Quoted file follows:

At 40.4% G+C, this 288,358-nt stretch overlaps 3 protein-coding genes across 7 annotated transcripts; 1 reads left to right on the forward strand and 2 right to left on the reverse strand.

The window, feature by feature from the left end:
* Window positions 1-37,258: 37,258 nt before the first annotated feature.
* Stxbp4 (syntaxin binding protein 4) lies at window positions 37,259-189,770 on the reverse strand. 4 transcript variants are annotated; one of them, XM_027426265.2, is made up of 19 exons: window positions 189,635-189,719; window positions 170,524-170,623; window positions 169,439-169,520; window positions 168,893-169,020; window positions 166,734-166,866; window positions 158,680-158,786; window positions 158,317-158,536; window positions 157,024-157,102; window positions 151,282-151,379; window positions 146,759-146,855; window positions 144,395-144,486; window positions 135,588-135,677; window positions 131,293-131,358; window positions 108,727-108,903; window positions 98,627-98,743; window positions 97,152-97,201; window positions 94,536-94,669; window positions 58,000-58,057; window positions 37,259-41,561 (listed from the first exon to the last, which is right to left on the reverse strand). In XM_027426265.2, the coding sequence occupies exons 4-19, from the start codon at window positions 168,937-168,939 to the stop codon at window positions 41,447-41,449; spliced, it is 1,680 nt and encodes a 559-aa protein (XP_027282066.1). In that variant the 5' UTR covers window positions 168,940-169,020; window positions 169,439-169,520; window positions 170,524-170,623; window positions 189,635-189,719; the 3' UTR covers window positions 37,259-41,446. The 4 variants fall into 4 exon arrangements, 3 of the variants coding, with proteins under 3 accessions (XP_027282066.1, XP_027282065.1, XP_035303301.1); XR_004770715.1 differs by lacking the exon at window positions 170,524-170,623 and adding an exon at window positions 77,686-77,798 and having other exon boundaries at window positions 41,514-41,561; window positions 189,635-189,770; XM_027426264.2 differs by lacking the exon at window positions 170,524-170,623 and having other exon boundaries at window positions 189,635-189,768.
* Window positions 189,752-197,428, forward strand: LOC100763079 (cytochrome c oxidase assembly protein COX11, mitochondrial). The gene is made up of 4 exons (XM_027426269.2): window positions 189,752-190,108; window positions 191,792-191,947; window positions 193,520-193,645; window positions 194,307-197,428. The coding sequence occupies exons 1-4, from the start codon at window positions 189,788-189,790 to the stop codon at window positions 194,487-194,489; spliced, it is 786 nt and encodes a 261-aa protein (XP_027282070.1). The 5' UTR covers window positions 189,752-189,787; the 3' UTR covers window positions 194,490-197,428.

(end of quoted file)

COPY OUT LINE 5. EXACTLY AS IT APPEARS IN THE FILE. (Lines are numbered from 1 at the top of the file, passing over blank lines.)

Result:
* Window positions 189,752-197,428, forward strand: LOC100763079 (cytochrome c oxidase assembly protein COX11, mitochondrial). The gene is made up of 4 exons (XM_027426269.2): window positions 189,752-190,108; window positions 191,792-191,947; window positions 193,520-193,645; window positions 194,307-197,428. The coding sequence occupies exons 1-4, from the start codon at window positions 189,788-189,790 to the stop codon at window positions 194,487-194,489; spliced, it is 786 nt and encodes a 261-aa protein (XP_027282070.1). The 5' UTR covers window positions 189,752-189,787; the 3' UTR covers window positions 194,490-197,428.